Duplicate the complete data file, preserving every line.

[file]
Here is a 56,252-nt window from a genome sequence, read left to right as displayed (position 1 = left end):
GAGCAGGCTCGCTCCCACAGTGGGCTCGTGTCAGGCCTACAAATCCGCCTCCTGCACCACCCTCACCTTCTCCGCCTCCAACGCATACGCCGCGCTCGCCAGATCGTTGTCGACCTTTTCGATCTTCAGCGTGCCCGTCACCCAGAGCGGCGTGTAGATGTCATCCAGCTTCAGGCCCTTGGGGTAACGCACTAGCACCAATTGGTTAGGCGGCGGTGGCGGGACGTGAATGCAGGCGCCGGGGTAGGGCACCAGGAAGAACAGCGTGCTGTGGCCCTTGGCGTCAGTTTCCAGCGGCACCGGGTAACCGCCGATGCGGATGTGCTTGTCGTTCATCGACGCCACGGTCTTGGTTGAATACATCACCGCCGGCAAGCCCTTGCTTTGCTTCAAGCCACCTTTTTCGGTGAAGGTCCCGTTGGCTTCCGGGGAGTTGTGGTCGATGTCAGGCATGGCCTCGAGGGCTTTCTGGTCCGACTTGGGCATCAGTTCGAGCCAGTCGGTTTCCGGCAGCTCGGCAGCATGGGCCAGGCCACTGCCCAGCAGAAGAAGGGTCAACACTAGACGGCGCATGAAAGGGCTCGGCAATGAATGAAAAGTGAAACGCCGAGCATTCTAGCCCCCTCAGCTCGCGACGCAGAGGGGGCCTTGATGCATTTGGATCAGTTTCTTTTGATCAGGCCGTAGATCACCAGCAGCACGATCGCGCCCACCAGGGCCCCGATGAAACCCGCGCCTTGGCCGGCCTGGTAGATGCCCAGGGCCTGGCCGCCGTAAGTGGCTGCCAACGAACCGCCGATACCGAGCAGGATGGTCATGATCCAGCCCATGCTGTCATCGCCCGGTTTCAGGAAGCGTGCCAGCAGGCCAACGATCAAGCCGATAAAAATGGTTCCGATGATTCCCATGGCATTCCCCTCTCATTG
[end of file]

Here is a 56,252-nt window from a genome sequence, read left to right as displayed (position 1 = left end):
GAGCAGGCTCGCTCCCACAGTGGGCTCGTGTCAGGCCTACAAATCCGCCTCCTGCACCACCCTCACCTTCTCCGCCTCCAACGCATACGCCGCGCTCGCCAGATCGTTGTCGACCTTTTCGATCTTCAGCGTGCCCGTCACCCAGAGCGGCGTGTAGATGTCATCCAGCTTCAGGCCCTTGGGGTAACGCACTAGCACCAATTGGTTAGGCGGCGGTGGCGGGACGTGAATGCAGGCGCCGGGGTAGGGCACCAGGAAGAACAGCGTGCTGTGGCCCTTGGCGTCAGTTTCCAGCGGCACCGGGTAACCGCCGATGCGGATGTGCTTGTCGTTCATCGACGCCACGGTCTTGGTTGAATACATCACCGCCGGCAAGCCCTTGCTTTGCTTCAAGCCACCTTTTTCGGTGAAGGTCCCGTTGGCTTCCGGGGAGTTGTGGTCGATGTCAGGCATGGCCTCGAGGGCTTTCTGGTCCGACTTGGGCATCAGTTCGAGCCAGTCGGTTTCCGGCAGCTCGGCAGCATGGGCCAGGCCACTGCCCAGCAGAAGAAGGGTCAACACTAGACGGCGCATGAAAGGGCTCGGCAATGAATGAAAAGTGAAACGCCGAGCATTCTAGCCCCCTCAGCTCGCGACGCAGAGGGGGCCTTGATGCATTTGGATCAGTTTCTTTTGATCAGGCCGTAGATCACCAGCAGCACGATCGCGCCCACCAGGGCCCCGATGAAACCCGCGCCTTGGCCGGCCTGGTAGATGCCCAGGGCCTGGCCGCCGTAAGTGGCTGCCAACGAACCGCCGATACCGAGCAGGATGGTCATGATCCAGCCCATGCTGTCATCGCCCGGTTTCAGGAAGCGTGCCAGCAGGCCAACGATCAAGCCGATAAAAATGGTTCCGATGATTCCCATGGCATTCCCCTCTCATTG